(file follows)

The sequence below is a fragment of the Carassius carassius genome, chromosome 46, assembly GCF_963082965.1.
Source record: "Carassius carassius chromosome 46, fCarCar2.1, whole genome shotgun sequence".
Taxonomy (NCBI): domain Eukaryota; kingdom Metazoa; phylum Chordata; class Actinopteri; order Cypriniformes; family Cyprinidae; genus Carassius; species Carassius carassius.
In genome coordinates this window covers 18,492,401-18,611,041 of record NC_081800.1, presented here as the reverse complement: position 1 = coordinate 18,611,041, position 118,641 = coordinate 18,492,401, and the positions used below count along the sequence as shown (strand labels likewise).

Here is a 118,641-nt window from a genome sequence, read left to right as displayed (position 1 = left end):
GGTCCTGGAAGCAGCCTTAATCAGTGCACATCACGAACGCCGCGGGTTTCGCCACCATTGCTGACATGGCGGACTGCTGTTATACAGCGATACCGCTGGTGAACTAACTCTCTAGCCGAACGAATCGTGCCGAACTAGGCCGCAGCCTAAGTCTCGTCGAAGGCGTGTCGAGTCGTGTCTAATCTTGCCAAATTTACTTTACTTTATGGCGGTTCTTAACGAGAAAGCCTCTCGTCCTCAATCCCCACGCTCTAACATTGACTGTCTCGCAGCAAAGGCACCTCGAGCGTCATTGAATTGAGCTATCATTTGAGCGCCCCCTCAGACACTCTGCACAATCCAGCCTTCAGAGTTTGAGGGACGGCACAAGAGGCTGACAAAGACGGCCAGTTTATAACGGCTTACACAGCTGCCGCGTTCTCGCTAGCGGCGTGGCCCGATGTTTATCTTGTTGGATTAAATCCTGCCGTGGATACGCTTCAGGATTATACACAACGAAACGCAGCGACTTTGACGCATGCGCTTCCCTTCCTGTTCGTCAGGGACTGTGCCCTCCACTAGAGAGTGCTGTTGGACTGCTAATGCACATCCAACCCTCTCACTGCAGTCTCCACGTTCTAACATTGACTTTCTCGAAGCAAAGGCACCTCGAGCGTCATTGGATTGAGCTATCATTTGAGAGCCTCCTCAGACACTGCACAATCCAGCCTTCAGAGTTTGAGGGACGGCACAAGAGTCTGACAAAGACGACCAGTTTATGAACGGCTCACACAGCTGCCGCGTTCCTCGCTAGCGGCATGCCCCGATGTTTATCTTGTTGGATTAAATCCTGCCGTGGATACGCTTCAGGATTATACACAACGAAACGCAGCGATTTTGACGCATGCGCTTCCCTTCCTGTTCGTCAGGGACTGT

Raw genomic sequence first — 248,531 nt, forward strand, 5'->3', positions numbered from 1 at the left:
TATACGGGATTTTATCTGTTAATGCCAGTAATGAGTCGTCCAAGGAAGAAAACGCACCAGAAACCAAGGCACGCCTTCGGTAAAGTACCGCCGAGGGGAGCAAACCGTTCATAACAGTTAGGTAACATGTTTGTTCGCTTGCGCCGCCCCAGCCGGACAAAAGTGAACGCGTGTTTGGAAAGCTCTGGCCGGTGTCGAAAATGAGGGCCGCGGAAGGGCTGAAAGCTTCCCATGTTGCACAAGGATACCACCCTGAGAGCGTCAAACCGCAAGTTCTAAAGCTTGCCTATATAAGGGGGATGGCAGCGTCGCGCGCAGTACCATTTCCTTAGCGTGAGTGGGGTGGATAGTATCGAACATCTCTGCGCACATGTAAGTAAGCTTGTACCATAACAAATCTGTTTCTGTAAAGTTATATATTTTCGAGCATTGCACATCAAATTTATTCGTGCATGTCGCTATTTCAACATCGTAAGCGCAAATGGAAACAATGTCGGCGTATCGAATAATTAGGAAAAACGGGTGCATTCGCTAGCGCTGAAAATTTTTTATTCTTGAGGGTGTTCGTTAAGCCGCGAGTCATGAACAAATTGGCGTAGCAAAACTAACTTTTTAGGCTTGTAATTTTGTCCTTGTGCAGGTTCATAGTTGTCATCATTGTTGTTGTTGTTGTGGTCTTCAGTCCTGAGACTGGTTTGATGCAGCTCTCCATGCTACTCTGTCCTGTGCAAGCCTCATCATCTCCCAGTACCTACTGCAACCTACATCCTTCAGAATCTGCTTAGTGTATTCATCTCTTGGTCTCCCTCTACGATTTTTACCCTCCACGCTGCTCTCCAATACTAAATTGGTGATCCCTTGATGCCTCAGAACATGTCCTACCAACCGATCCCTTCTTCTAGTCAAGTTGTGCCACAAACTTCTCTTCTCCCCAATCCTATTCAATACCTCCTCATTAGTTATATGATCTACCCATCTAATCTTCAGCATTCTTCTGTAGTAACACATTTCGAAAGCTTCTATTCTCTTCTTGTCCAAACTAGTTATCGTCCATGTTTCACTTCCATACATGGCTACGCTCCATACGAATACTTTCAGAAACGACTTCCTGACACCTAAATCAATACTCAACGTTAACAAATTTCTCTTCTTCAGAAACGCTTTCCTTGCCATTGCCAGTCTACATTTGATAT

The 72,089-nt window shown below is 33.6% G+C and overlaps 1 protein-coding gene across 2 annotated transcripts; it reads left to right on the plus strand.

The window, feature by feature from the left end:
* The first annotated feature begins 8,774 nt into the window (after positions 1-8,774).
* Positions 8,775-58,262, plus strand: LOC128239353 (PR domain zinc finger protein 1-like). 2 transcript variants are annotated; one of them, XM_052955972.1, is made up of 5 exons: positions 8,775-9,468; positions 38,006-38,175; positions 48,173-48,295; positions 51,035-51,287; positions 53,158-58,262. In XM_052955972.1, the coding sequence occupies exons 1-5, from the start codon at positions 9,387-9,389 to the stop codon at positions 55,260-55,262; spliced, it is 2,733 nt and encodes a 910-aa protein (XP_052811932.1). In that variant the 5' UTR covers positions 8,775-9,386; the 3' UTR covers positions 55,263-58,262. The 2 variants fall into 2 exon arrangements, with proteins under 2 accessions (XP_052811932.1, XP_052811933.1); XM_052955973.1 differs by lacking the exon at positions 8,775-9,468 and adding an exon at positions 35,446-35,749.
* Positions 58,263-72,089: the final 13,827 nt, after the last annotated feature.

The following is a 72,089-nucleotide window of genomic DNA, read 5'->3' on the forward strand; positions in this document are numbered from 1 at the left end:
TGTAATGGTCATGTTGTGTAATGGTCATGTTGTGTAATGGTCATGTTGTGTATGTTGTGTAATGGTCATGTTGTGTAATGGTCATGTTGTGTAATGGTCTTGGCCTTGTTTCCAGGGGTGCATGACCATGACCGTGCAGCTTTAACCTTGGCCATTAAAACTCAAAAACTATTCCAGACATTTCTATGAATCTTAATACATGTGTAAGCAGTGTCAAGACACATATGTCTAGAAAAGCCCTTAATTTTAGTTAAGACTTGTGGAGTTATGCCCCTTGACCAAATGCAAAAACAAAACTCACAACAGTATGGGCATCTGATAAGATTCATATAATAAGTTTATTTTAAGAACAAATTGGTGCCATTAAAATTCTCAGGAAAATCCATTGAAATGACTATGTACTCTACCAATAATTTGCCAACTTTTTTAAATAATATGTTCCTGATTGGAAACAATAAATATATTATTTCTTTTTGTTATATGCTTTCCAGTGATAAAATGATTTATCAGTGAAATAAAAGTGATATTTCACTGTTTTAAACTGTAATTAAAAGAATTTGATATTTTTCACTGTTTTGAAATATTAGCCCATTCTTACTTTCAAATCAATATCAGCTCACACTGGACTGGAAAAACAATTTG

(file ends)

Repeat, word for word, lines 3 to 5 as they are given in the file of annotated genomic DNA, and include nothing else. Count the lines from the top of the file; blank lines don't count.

Taxonomy (NCBI): domain Eukaryota; kingdom Metazoa; phylum Chordata; class Actinopteri; order Cypriniformes; family Cyprinidae; genus Carassius; species Carassius carassius.
In genome coordinates this window covers 18,492,401-18,611,041 of record NC_081800.1, presented here as the reverse complement: position 1 = coordinate 18,611,041, position 118,641 = coordinate 18,492,401, and the positions used below count along the sequence as shown (strand labels likewise).

Here is a 118,641-nt window from a genome sequence, read left to right as displayed (position 1 = left end):